I got the new book by Timothy Scott "Invasive Plant Medicine" and met the author. Very nice man and great book so far. There is a chapter in there on the amazing things the South could be doing with Kudzu! It's edible for livestock and humans and it helps clean petroleum contamination and other toxins from the environment. There is certainly plenty of it. I look forward to reading the rest of the book.
I learned so much and still have so much information to go through. The notes from most classes were provided since there were 3 or so classes to choose from at one time slot. It was almost impossible to choose sometimes and in one case I changed my mind three times on the way to the next class. Kiva and Wolf from the Anima lifeways and Herbal school did an incredible job organizing the days and were both so friendly and available.
When I left to go to the conference I felt like we were sort of alone in what we are trying to do here. One of the reasons we bought this place is to plant a large medicinal native herb garden and also return them to their habitat throughout our property. A college within 60 miles has a native species herbal plant garden and I'd really like to work with them. Ater listening to Rosemary's presentation, I learned so much about United Plant savers and never thought of them as a resource. I looked through their critical plant list before, compared it to a native species list to find Black Cohosh as a match and that was about it. I need to spend some time reading through thier site, but it sounds like I'll be able to learn a lot. Herbmentor was there filming and I had never thought at using them as a resource either. The president/ cameraman gave me some great tips about a camera and computer problem I've been struggling with. I really want to check out his herbal videos though! I left feeling like we have a support system in this project, more information and more resources.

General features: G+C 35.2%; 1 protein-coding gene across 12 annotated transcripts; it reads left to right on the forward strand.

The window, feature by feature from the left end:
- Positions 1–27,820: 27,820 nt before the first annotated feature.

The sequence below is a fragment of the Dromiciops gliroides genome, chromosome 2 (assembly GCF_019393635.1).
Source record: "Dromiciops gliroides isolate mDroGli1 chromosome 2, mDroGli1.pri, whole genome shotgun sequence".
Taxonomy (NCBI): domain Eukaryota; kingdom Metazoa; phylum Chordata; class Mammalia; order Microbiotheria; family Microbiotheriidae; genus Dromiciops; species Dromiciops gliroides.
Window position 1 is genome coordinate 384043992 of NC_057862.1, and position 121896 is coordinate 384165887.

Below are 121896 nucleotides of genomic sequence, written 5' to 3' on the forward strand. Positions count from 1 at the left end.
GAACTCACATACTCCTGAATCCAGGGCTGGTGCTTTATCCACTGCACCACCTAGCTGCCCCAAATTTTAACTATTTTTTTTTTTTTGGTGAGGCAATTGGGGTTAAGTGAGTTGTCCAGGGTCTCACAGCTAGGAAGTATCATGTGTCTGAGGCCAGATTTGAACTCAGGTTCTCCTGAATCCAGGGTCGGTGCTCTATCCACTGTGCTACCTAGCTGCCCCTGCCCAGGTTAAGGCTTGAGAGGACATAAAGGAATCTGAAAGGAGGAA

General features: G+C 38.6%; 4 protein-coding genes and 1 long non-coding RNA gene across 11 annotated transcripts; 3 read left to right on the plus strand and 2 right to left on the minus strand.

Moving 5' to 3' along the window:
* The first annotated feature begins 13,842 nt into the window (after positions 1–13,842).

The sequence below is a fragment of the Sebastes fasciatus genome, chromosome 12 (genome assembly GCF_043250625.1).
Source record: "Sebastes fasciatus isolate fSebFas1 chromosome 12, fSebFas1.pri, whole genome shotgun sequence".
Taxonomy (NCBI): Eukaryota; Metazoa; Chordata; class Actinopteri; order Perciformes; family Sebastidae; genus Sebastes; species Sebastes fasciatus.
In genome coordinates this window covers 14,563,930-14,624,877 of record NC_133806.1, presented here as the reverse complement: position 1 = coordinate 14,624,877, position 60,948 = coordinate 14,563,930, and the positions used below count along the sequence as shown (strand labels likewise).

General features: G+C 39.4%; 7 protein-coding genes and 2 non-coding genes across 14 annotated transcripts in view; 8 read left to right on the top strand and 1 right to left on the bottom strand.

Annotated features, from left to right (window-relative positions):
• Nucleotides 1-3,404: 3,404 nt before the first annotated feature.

I can't get pictures to post yet but maybe tomorrow. Tonight I go to sleep and dream about my week.